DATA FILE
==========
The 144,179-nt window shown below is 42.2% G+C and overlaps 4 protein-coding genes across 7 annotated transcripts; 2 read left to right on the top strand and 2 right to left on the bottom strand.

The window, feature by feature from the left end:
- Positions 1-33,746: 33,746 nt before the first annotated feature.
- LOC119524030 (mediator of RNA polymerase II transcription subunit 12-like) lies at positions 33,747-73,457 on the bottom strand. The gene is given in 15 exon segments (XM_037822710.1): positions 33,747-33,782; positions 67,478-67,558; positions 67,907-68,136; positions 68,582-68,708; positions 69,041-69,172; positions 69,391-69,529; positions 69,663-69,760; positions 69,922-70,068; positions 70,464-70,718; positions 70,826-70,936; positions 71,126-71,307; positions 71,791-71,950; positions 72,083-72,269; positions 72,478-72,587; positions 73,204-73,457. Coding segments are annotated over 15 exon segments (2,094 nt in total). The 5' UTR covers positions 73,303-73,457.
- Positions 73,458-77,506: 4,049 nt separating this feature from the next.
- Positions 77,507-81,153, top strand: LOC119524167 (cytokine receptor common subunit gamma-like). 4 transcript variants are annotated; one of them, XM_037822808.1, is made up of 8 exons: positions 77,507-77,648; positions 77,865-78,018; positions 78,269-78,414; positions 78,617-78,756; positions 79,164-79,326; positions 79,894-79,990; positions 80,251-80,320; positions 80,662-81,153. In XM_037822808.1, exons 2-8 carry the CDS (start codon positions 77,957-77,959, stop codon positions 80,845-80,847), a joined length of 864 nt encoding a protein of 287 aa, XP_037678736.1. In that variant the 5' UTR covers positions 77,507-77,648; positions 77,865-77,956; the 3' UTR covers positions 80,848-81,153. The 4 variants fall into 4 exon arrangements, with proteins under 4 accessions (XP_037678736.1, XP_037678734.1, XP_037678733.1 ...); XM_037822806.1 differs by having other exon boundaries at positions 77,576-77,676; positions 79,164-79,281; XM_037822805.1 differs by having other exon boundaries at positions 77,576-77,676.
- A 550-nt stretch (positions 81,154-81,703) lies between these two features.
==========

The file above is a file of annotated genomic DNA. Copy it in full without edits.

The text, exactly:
The 144,179-nt window shown below is 42.2% G+C and overlaps 4 protein-coding genes across 7 annotated transcripts; 2 read left to right on the top strand and 2 right to left on the bottom strand.

The window, feature by feature from the left end:
- Positions 1-33,746: 33,746 nt before the first annotated feature.
- LOC119524030 (mediator of RNA polymerase II transcription subunit 12-like) lies at positions 33,747-73,457 on the bottom strand. The gene is given in 15 exon segments (XM_037822710.1): positions 33,747-33,782; positions 67,478-67,558; positions 67,907-68,136; positions 68,582-68,708; positions 69,041-69,172; positions 69,391-69,529; positions 69,663-69,760; positions 69,922-70,068; positions 70,464-70,718; positions 70,826-70,936; positions 71,126-71,307; positions 71,791-71,950; positions 72,083-72,269; positions 72,478-72,587; positions 73,204-73,457. Coding segments are annotated over 15 exon segments (2,094 nt in total). The 5' UTR covers positions 73,303-73,457.
- Positions 73,458-77,506: 4,049 nt separating this feature from the next.
- Positions 77,507-81,153, top strand: LOC119524167 (cytokine receptor common subunit gamma-like). 4 transcript variants are annotated; one of them, XM_037822808.1, is made up of 8 exons: positions 77,507-77,648; positions 77,865-78,018; positions 78,269-78,414; positions 78,617-78,756; positions 79,164-79,326; positions 79,894-79,990; positions 80,251-80,320; positions 80,662-81,153. In XM_037822808.1, exons 2-8 carry the CDS (start codon positions 77,957-77,959, stop codon positions 80,845-80,847), a joined length of 864 nt encoding a protein of 287 aa, XP_037678736.1. In that variant the 5' UTR covers positions 77,507-77,648; positions 77,865-77,956; the 3' UTR covers positions 80,848-81,153. The 4 variants fall into 4 exon arrangements, with proteins under 4 accessions (XP_037678736.1, XP_037678734.1, XP_037678733.1 ...); XM_037822806.1 differs by having other exon boundaries at positions 77,576-77,676; positions 79,164-79,281; XM_037822805.1 differs by having other exon boundaries at positions 77,576-77,676.
- A 550-nt stretch (positions 81,154-81,703) lies between these two features.